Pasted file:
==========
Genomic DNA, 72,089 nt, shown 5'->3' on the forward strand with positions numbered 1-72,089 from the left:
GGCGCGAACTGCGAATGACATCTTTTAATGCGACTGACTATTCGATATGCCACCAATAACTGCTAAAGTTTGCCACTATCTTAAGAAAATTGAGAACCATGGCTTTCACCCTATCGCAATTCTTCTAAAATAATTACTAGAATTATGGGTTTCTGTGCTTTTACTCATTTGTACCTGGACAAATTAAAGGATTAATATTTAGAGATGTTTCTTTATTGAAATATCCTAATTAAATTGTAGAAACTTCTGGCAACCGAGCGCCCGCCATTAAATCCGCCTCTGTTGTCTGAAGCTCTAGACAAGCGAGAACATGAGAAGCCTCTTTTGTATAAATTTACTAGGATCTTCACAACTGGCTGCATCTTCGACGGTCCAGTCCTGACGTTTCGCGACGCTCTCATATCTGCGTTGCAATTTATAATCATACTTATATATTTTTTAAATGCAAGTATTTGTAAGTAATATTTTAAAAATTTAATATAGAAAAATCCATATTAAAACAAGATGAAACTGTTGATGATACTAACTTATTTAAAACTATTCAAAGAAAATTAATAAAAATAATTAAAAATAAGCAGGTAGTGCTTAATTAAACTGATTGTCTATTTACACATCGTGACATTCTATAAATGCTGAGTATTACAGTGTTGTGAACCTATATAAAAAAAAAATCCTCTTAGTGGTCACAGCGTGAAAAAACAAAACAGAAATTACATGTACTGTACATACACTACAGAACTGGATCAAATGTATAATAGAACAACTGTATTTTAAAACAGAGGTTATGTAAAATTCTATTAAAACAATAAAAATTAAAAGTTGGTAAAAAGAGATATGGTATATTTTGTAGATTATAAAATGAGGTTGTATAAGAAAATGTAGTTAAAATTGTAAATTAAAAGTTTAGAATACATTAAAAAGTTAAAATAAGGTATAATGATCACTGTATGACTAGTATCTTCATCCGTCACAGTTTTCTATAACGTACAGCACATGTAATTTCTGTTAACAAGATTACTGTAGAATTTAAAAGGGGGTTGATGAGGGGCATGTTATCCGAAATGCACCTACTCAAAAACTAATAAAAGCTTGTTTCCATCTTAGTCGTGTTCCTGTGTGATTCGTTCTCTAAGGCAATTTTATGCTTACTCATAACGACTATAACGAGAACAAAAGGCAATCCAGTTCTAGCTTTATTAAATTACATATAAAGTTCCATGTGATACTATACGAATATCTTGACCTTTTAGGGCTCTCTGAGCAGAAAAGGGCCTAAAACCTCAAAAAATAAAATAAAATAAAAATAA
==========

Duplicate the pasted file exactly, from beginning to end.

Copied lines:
Genomic DNA, 72,089 nt, shown 5'->3' on the forward strand with positions numbered 1-72,089 from the left:
GGCGCGAACTGCGAATGACATCTTTTAATGCGACTGACTATTCGATATGCCACCAATAACTGCTAAAGTTTGCCACTATCTTAAGAAAATTGAGAACCATGGCTTTCACCCTATCGCAATTCTTCTAAAATAATTACTAGAATTATGGGTTTCTGTGCTTTTACTCATTTGTACCTGGACAAATTAAAGGATTAATATTTAGAGATGTTTCTTTATTGAAATATCCTAATTAAATTGTAGAAACTTCTGGCAACCGAGCGCCCGCCATTAAATCCGCCTCTGTTGTCTGAAGCTCTAGACAAGCGAGAACATGAGAAGCCTCTTTTGTATAAATTTACTAGGATCTTCACAACTGGCTGCATCTTCGACGGTCCAGTCCTGACGTTTCGCGACGCTCTCATATCTGCGTTGCAATTTATAATCATACTTATATATTTTTTAAATGCAAGTATTTGTAAGTAATATTTTAAAAATTTAATATAGAAAAATCCATATTAAAACAAGATGAAACTGTTGATGATACTAACTTATTTAAAACTATTCAAAGAAAATTAATAAAAATAATTAAAAATAAGCAGGTAGTGCTTAATTAAACTGATTGTCTATTTACACATCGTGACATTCTATAAATGCTGAGTATTACAGTGTTGTGAACCTATATAAAAAAAAAATCCTCTTAGTGGTCACAGCGTGAAAAAACAAAACAGAAATTACATGTACTGTACATACACTACAGAACTGGATCAAATGTATAATAGAACAACTGTATTTTAAAACAGAGGTTATGTAAAATTCTATTAAAACAATAAAAATTAAAAGTTGGTAAAAAGAGATATGGTATATTTTGTAGATTATAAAATGAGGTTGTATAAGAAAATGTAGTTAAAATTGTAAATTAAAAGTTTAGAATACATTAAAAAGTTAAAATAAGGTATAATGATCACTGTATGACTAGTATCTTCATCCGTCACAGTTTTCTATAACGTACAGCACATGTAATTTCTGTTAACAAGATTACTGTAGAATTTAAAAGGGGGTTGATGAGGGGCATGTTATCCGAAATGCACCTACTCAAAAACTAATAAAAGCTTGTTTCCATCTTAGTCGTGTTCCTGTGTGATTCGTTCTCTAAGGCAATTTTATGCTTACTCATAACGACTATAACGAGAACAAAAGGCAATCCAGTTCTAGCTTTATTAAATTACATATAAAGTTCCATGTGATACTATACGAATATCTTGACCTTTTAGGGCTCTCTGAGCAGAAAAGGGCCTAAAACCTCAAAAAATAAAATAAAATAAAAATAA